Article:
Syria’s dictator’s, and the rest of the Iranian-led resistance bloc’s, well-placed advocates in Washington.
3:01 PM, Jan 10, 2013 • By LEE SMITH
Where other U.S. lawmakers were wary of getting too chummy with an Arab despot who jailed, tortured, and murdered dissidents, supported terrorist groups, accumulated a chemical weapons stockpile, built a secret nuclear weapons facility, was alleged to be responsible for the assassination of the former prime minister of Lebanon and other Lebanese political figures and journalists, and had facilitated jihadist attacks on American troops in Iraq, Kerry saw an opportunity. Dialoguing with a dictator during the first three years of Obama’s presidency is how he auditioned for the secretary of state job.
It wasn’t until a month or so after the uprising against Assad began that Kerry started to hedge his bets on Assad. Up until Syrian forces opened fire on what was then an unarmed opposition, Kerry took him at his word. “President Assad said to me,” Kerry recalled for a Washington audience in March 2011, “you know, I have 500,000 kids turning 18 every year. And I want jobs for them. I want education opportunity for them.” Kerry was making his case for Damascus’s catcher in the rye shortly after Assad’s security forces tortured teenagers for writing anti-regime graffiti on a wall in Deraa.
Later that month, as the news of the tortured boys spread throughout Syria and the uprising kicked off in other cities, Kerry presided over the nomination hearing for the new U.S. ambassador to Syria—the first to be sent to Damascus since the Bush administration withdrew its envoy in the wake of the February 2005 murder of Lebanon’s Rafik Hariri. “Diplomacy is not a prize,” said Kerry, echoing a favorite slogan of the president he will soon be working for. “I believe that with confident, carefully calibrated diplomacy,” said Kerry, “we can show Damascus what it stands to gain by moderating its behavior—and what it stands to lose by going in the other direction.”
But over the course of more than four decades, the United States has almost never exacted any price from Syria for not “moderating its behavior.” The Assad regime, from father Hafez to Bashar, killed and continues to kill with impunity. In the zero-sum thinking of Middle Eastern regimes, failure to punish a transgressor is the same as a reward. In that same mental universe, engagement with a superpower lends one’s domestic and regional standing inestimable prestige. Therefore, from the perspective of U.S. adversaries, diplomacy is a very big prize. The question that neither Kerry, nor any of the other cabinet nominees, nor Obama himself, seem to have ever bothered asking is whether presenting your enemies with such a gift outweighs the damage that it might do to U.S. interests and American allies.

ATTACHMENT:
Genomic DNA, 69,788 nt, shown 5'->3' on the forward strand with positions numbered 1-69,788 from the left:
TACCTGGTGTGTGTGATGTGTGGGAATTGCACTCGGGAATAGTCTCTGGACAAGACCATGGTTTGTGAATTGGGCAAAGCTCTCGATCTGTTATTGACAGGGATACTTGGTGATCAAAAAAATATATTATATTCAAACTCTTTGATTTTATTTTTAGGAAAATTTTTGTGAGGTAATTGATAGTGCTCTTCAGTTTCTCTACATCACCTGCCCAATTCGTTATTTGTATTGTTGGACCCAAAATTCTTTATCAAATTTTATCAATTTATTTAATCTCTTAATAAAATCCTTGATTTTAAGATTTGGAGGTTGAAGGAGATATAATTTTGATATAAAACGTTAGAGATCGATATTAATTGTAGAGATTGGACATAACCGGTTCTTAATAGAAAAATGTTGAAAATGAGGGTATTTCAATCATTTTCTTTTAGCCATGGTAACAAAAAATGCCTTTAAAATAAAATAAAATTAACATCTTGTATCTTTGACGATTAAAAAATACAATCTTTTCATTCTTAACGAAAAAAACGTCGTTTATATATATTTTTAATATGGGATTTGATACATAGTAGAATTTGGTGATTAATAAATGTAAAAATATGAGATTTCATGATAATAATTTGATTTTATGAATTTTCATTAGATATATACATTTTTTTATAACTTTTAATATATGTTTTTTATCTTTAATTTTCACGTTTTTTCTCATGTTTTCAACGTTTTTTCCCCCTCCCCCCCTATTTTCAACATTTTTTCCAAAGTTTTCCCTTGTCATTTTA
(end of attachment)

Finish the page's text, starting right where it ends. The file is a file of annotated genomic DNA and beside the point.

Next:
As Kerry saw an opening with Syria, John Brennan sees Hezbollah similarly. "Hezbollah is a very interesting organization," Brennan said in May 2010. "There is certainly the elements of Hezbollah that are truly a concern to us what they're doing. And what we need to do is to find ways to diminish their influence within the organization and to try to build up the more moderate elements.”
Brennan it seems was well aware of the problems that Hezbollah poses for American interests—and that between its attacks on the U.S. embassy in Beirut in 1982 and the Marine barracks in 1983, as well as other smaller operations, it had killed hundreds of Americans. The question is where did Brennan get the idea that there were moderate elements among Lebanon’s Islamic Resistance?
Before joining the Obama administration as counterterrorism adviser, the longtime CIA official published “The Conundrum of Iran: Strengthening Moderates without Acquiescing to Belligerence” that described a strategy for engaging “moderates” not only in the Islamic Republic, but also within its Lebanese arm, Hezbollah.
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